Surveillance of Fungal Infections in Bone Marrow/Stem Cell and Organ Transplant Recipients
|First Submitted Date||November 14, 2001|
|First Posted Date||November 15, 2001|
|Last Update Posted Date||October 6, 2017|
|Start Date||April 9, 2001|
|Primary Completion Date||Not Provided|
|Current Primary Outcome Measures||Not Provided|
|Original Primary Outcome Measures||Not Provided|
|Change History||Complete list of historical versions of study NCT00026767 on ClinicalTrials.gov Archive Site|
|Current Secondary Outcome Measures||Not Provided|
|Original Secondary Outcome Measures||Not Provided|
|Current Other Outcome Measures||Not Provided|
|Original Other Outcome Measures||Not Provided|
|Brief Title||Surveillance of Fungal Infections in Bone Marrow/Stem Cell and Organ Transplant Recipients|
|Official Title||Surveillance of Invasive Fungal Infections in Bone Marrow/Stem Cell and Solid Organ Transplantation Recipients and Other Immunocompromised Patients: A Prospective Study|
This study will collect data on the incidence (rate of occurrence) of fungal infections in recipients of bone marrow, stem cell or organ transplants. The data will provide information needed to develop strategies for prevention and early treatment of fungal infections in these patients.
Any patient receiving bone marrow transplantation, peripheral stem cell transplantation or solid organ transplantation is eligible for this study.
The survey will be conducted over a 3-year period at about 20 collaborating transplant centers. Through the annual accrual of more than 9,000 patients, it is estimated that at least 5 to 8 percent per year will have documented or suspected invasive fungal infections.
The study will be conducted in three phases as follows:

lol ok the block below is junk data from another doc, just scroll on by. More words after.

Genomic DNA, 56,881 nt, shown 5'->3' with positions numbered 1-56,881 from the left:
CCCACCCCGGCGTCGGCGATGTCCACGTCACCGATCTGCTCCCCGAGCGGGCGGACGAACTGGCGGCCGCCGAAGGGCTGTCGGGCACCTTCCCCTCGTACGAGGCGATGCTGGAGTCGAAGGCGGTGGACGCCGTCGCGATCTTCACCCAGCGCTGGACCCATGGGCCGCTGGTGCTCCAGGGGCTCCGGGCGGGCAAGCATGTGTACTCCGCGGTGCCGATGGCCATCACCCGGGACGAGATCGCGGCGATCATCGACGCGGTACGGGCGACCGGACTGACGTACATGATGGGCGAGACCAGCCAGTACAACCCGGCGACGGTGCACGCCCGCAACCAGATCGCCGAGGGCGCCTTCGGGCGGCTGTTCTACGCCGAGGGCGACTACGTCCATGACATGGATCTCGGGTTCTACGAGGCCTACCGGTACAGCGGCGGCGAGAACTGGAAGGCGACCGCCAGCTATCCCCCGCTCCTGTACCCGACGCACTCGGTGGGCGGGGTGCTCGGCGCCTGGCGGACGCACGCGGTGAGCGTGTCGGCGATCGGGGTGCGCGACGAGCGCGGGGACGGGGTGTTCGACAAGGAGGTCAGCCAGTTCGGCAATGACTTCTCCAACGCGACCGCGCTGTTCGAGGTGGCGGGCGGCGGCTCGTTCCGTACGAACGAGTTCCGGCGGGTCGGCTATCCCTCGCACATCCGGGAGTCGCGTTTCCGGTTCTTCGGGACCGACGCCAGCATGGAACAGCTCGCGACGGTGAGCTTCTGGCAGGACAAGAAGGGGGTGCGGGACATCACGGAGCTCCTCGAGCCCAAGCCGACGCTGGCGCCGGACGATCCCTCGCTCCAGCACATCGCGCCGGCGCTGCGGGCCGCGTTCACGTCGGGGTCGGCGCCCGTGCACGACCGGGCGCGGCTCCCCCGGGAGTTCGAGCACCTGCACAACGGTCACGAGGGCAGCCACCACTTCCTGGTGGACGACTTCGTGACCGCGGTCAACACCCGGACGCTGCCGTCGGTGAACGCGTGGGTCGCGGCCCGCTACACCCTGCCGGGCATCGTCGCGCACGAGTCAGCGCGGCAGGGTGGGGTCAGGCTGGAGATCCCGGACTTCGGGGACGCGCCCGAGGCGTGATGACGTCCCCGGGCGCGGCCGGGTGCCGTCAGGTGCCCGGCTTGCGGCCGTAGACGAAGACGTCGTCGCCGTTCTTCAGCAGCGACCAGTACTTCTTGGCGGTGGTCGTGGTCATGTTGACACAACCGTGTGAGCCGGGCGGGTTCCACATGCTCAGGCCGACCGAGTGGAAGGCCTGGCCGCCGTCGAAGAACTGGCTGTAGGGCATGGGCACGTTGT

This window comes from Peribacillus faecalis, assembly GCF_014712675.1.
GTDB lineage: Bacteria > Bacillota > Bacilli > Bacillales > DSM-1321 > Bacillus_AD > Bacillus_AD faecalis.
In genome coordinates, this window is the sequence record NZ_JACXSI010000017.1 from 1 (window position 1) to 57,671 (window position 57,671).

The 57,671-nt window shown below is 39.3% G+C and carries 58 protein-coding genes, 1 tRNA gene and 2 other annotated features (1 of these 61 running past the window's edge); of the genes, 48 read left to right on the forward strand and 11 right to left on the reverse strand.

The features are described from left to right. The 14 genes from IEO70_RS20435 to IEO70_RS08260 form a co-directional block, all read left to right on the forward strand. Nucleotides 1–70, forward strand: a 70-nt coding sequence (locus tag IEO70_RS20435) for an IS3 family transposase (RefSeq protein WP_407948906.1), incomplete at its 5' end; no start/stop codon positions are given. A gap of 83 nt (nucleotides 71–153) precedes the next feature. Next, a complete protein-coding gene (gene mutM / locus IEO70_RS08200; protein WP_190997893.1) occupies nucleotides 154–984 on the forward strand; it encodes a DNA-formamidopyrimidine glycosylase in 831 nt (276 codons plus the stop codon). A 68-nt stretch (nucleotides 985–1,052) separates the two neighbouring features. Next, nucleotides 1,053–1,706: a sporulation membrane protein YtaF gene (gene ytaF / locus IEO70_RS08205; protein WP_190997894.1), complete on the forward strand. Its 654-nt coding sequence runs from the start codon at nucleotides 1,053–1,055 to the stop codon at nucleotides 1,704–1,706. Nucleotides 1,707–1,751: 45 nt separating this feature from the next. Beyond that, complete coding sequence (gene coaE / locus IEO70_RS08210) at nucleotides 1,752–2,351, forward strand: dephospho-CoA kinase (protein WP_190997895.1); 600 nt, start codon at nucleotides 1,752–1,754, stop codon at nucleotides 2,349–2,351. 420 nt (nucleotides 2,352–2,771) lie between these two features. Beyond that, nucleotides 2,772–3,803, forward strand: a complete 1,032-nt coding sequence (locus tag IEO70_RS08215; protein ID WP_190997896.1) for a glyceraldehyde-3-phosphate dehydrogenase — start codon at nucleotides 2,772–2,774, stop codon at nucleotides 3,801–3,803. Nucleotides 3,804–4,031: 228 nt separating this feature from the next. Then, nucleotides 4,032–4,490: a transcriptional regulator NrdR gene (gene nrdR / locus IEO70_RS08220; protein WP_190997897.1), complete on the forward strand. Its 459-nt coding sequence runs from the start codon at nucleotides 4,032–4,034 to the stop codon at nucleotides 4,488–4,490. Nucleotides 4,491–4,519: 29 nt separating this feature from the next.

Patient care will be provided through the patient s primary protocol and standard of care.
Invasive fungal infections have emerged as important causes of morbidity and mortality among recipients of bone marrow, stem cell, and solid organ transplantation (SOT), as well as patients receiving intensive chemotherapy for treatment of hematological malignancies, patients with aplastic anemia, and patients with inherited immunodeficiencies.
This study has been formerly conducted through a surveillance network of BMT/SCT and SOT centers through collaboration with the Centers for Disease Control for the surveillance of invasive fungal infections in recipients of bone marrow, stem cell transplantation, and solid organ transplantations.
The first three phases of this study will have been conducted over a six-year period at approximately 23 collaborating transplant centers and completed enrollment of multi-center cases of March 31, 2006.
The addition of a fourth phase allows the study of cases of invasive fungal infections to continue by extending the protocol for four years at the NIH Clinical Center.
It is estimated that at least 5-8% of immunocompromised patients will be accrued annually with documented or suspected invasive fungal infections.